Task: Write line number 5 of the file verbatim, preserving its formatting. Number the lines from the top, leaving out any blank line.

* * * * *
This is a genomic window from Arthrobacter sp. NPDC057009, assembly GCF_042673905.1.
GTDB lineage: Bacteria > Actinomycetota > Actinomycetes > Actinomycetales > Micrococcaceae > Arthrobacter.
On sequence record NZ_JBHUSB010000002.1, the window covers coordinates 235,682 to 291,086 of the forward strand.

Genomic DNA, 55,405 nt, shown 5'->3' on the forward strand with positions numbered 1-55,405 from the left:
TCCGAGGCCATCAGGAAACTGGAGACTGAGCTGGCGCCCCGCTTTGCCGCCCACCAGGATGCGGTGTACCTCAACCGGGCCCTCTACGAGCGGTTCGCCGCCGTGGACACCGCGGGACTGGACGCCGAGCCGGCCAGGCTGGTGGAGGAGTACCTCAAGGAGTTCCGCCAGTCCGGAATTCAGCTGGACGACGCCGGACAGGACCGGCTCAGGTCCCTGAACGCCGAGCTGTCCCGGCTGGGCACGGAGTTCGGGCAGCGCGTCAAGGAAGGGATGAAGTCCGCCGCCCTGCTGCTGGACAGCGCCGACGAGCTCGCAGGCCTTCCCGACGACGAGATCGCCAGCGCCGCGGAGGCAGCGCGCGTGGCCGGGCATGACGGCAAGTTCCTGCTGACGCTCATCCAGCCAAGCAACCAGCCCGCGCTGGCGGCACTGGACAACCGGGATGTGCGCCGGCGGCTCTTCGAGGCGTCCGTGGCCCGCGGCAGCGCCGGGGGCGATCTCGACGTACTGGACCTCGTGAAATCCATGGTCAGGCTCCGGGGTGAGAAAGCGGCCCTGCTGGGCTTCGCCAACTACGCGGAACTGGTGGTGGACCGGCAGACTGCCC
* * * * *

TCCGAGGCCATCAGGAAACTGGAGACTGAGCTGGCGCCCCGCTTTGCCGCCCACCAGGATGCGGTGTACCTCAACCGGGCCCTCTACGAGCGGTTCGCCGCCGTGGACACCGCGGGACTGGACGCCGAGCCGGCCAGGCTGGTGGAGGAGTACCTCAAGGAGTTCCGCCAGTCCGGAATTCAGCTGGACGACGCCGGACAGGACCGGCTCAGGTCCCTGAACGCCGAGCTGTCCCGGCTGGGCACGGAGTTCGGGCAGCGCGTCAAGGAAGGGATGAAGTCCGCCGCCCTGCTGCTGGACAGCGCCGACGAGCTCGCAGGCCTTCCCGACGACGAGATCGCCAGCGCCGCGGAGGCAGCGCGCGTGGCCGGGCATGACGGCAAGTTCCTGCTGACGCTCATCCAGCCAAGCAACCAGCCCGCGCTGGCGGCACTGGACAACCGGGATGTGCGCCGGCGGCTCTTCGAGGCGTCCGTGGCCCGCGGCAGCGCCGGGGGCGATCTCGACGTACTGGACCTCGTGAAATCCATGGTCAGGCTCCGGGGTGAGAAAGCGGCCCTGCTGGGCTTCGCCAACTACGCGGAACTGGTGGTGGACCGGCAGACTGCCC